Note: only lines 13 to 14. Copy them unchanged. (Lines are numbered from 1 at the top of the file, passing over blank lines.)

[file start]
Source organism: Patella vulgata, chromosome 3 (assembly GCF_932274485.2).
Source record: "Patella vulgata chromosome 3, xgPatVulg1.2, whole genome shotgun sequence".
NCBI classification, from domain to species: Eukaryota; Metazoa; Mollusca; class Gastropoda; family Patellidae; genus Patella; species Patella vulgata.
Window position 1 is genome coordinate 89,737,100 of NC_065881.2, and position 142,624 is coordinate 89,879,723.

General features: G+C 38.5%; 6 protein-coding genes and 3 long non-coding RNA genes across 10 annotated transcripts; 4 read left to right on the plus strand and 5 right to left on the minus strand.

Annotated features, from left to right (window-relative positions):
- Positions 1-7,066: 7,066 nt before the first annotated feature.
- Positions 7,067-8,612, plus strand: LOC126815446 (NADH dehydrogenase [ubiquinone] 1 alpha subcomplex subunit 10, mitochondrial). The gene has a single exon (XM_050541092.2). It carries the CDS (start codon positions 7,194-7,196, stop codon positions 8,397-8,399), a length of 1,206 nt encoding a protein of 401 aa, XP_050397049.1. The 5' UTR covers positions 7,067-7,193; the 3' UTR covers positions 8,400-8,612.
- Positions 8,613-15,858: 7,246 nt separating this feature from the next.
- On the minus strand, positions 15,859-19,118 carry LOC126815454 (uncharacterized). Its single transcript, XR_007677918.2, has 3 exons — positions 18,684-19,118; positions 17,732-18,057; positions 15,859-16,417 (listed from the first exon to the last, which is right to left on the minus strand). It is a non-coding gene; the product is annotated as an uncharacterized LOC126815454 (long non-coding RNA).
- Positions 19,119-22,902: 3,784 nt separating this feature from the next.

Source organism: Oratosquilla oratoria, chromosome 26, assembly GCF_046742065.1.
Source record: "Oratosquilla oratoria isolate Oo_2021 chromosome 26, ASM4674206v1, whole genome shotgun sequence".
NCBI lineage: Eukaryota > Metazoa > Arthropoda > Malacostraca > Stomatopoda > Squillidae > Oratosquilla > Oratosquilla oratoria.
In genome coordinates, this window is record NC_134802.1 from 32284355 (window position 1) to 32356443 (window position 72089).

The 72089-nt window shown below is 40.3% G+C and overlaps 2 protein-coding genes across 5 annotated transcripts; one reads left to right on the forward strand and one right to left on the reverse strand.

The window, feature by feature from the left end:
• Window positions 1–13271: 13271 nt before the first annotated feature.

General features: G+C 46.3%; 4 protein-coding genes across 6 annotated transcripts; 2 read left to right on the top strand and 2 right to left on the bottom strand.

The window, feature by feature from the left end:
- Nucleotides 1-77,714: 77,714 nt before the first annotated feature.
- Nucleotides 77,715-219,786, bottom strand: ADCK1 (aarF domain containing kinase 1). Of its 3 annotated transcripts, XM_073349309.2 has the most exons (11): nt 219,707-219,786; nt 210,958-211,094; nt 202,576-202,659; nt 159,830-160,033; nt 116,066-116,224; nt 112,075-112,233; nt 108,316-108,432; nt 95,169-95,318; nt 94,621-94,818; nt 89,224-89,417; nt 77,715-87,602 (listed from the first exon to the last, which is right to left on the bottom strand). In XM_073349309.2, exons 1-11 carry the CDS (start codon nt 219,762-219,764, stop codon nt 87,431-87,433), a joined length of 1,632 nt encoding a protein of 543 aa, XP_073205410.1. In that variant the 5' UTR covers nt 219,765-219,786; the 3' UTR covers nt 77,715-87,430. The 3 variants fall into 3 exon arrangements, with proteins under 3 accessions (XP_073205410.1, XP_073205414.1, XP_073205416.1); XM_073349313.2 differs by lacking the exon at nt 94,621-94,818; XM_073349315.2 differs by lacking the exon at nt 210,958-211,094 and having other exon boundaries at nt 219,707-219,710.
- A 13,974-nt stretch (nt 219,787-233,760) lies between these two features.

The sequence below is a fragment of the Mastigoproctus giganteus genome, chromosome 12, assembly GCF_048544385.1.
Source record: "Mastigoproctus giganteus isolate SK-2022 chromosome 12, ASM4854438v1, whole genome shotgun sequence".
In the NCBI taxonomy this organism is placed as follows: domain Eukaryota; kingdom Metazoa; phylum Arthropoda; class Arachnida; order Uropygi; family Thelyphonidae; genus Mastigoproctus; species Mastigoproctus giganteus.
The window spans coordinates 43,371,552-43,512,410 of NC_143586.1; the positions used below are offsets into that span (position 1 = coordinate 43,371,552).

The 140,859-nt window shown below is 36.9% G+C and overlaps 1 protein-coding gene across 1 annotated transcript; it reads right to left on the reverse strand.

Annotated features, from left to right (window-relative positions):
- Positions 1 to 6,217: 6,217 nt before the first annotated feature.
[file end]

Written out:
Source record: "Oratosquilla oratoria isolate Oo_2021 chromosome 26, ASM4674206v1, whole genome shotgun sequence".
NCBI lineage: Eukaryota > Metazoa > Arthropoda > Malacostraca > Stomatopoda > Squillidae > Oratosquilla > Oratosquilla oratoria.